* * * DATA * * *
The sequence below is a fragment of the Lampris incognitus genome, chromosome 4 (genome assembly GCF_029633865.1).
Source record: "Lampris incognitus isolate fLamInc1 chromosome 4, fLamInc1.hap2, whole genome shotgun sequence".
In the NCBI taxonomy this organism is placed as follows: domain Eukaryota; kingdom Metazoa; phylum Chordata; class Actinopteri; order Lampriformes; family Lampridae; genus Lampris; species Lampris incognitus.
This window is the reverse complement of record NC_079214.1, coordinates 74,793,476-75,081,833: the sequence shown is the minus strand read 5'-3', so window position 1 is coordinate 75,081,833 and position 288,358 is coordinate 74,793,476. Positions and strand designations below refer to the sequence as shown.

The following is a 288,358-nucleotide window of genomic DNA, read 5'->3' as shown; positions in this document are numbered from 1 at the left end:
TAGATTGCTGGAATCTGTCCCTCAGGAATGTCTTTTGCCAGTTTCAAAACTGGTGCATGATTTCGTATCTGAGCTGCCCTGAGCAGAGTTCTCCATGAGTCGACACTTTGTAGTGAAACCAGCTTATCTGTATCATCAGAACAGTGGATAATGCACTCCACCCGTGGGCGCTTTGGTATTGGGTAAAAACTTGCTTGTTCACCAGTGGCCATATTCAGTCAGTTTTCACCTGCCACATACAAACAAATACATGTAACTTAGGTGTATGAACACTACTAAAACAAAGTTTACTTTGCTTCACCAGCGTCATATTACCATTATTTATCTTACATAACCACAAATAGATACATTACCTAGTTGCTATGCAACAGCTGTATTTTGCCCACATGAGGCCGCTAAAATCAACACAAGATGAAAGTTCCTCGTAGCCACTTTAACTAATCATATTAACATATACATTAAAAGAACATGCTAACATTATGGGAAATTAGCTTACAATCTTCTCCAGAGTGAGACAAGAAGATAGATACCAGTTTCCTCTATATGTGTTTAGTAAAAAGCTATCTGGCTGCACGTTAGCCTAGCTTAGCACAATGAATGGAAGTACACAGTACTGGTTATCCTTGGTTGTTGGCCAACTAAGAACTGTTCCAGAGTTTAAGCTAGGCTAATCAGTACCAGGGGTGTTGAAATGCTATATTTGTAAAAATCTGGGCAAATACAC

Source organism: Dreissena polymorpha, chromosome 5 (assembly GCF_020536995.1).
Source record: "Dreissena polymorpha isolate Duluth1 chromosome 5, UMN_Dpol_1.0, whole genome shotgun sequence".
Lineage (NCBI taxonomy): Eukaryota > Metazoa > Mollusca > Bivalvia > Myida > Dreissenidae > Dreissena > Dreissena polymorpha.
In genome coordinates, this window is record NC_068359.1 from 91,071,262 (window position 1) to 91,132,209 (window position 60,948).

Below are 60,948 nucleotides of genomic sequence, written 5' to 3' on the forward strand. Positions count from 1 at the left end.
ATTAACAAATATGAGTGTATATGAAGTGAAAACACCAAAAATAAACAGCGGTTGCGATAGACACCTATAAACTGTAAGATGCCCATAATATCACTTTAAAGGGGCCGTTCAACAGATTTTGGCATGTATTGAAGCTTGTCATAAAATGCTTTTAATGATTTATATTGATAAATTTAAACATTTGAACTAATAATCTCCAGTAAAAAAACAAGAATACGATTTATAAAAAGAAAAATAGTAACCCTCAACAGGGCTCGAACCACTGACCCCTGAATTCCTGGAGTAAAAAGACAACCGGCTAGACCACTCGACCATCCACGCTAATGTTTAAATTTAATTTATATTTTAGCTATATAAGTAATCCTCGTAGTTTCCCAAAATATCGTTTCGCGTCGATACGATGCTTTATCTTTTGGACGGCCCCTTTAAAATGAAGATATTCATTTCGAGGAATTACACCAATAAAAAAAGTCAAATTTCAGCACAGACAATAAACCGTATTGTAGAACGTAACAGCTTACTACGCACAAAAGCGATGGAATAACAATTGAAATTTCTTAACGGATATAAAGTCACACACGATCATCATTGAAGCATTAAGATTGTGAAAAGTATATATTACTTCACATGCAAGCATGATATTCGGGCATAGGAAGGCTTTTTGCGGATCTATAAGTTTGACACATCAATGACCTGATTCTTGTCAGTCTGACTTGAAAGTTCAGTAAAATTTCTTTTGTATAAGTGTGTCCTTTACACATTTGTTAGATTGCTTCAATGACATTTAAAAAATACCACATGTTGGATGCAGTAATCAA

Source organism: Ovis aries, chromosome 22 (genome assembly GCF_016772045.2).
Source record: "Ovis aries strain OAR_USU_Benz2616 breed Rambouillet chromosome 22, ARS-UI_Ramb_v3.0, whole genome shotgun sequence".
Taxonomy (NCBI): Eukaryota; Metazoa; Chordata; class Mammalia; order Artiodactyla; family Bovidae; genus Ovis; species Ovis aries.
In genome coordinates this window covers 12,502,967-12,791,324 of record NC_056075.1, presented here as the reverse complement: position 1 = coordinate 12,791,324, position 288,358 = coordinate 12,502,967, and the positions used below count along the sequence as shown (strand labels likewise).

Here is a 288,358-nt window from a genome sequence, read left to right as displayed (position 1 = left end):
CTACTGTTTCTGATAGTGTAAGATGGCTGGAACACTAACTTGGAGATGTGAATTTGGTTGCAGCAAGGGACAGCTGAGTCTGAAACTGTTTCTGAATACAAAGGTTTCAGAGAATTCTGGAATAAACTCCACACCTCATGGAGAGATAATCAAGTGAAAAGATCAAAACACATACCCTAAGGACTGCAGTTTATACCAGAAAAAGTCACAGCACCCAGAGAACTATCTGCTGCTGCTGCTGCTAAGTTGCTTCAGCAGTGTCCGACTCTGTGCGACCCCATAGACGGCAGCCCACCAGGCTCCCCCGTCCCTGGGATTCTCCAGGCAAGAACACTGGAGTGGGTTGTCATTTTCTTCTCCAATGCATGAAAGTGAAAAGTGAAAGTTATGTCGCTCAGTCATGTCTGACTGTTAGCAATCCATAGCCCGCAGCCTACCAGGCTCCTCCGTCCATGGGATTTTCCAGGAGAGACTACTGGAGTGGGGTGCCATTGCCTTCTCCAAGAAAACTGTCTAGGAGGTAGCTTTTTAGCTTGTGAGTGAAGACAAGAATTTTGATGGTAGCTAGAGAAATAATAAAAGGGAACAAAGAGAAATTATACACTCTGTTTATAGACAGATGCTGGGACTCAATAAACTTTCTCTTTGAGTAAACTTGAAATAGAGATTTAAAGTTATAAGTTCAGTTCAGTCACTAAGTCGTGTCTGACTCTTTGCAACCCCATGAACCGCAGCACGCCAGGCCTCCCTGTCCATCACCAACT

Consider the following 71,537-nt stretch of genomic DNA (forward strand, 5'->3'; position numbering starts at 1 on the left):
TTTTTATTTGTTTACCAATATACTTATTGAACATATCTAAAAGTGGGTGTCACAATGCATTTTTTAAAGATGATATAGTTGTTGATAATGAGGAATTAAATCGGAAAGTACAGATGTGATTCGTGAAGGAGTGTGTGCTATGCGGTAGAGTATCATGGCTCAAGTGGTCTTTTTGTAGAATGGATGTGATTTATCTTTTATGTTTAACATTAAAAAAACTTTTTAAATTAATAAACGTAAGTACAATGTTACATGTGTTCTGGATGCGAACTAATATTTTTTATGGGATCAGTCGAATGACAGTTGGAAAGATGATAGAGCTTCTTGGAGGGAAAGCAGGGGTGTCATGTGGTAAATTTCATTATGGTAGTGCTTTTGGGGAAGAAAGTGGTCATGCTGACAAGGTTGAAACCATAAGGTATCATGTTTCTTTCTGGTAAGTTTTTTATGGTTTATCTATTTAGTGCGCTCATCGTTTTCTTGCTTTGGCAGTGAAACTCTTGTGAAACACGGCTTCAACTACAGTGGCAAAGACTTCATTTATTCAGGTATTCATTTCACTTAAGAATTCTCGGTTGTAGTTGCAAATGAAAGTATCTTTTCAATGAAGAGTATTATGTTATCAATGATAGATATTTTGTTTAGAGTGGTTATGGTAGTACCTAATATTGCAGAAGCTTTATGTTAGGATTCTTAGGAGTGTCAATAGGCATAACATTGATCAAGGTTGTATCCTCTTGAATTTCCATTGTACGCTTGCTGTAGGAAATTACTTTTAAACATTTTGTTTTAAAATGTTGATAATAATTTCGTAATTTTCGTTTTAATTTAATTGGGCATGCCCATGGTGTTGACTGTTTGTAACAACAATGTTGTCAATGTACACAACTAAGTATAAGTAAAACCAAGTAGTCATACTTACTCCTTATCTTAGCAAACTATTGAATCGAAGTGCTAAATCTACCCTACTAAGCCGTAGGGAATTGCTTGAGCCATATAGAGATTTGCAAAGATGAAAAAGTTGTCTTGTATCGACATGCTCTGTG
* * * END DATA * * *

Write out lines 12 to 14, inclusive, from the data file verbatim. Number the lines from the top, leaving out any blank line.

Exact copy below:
ATTAACAAATATGAGTGTATATGAAGTGAAAACACCAAAAATAAACAGCGGTTGCGATAGACACCTATAAACTGTAAGATGCCCATAATATCACTTTAAAGGGGCCGTTCAACAGATTTTGGCATGTATTGAAGCTTGTCATAAAATGCTTTTAATGATTTATATTGATAAATTTAAACATTTGAACTAATAATCTCCAGTAAAAAAACAAGAATACGATTTATAAAAAGAAAAATAGTAACCCTCAACAGGGCTCGAACCACTGACCCCTGAATTCCTGGAGTAAAAAGACAACCGGCTAGACCACTCGACCATCCACGCTAATGTTTAAATTTAATTTATATTTTAGCTATATAAGTAATCCTCGTAGTTTCCCAAAATATCGTTTCGCGTCGATACGATGCTTTATCTTTTGGACGGCCCCTTTAAAATGAAGATATTCATTTCGAGGAATTACACCAATAAAAAAAGTCAAATTTCAGCACAGACAATAAACCGTATTGTAGAACGTAACAGCTTACTACGCACAAAAGCGATGGAATAACAATTGAAATTTCTTAACGGATATAAAGTCACACACGATCATCATTGAAGCATTAAGATTGTGAAAAGTATATATTACTTCACATGCAAGCATGATATTCGGGCATAGGAAGGCTTTTTGCGGATCTATAAGTTTGACACATCAATGACCTGATTCTTGTCAGTCTGACTTGAAAGTTCAGTAAAATTTCTTTTGTATAAGTGTGTCCTTTACACATTTGTTAGATTGCTTCAATGACATTTAAAAAATACCACATGTTGGATGCAGTAATCAA

Source organism: Ovis aries, chromosome 22 (genome assembly GCF_016772045.2).
Source record: "Ovis aries strain OAR_USU_Benz2616 breed Rambouillet chromosome 22, ARS-UI_Ramb_v3.0, whole genome shotgun sequence".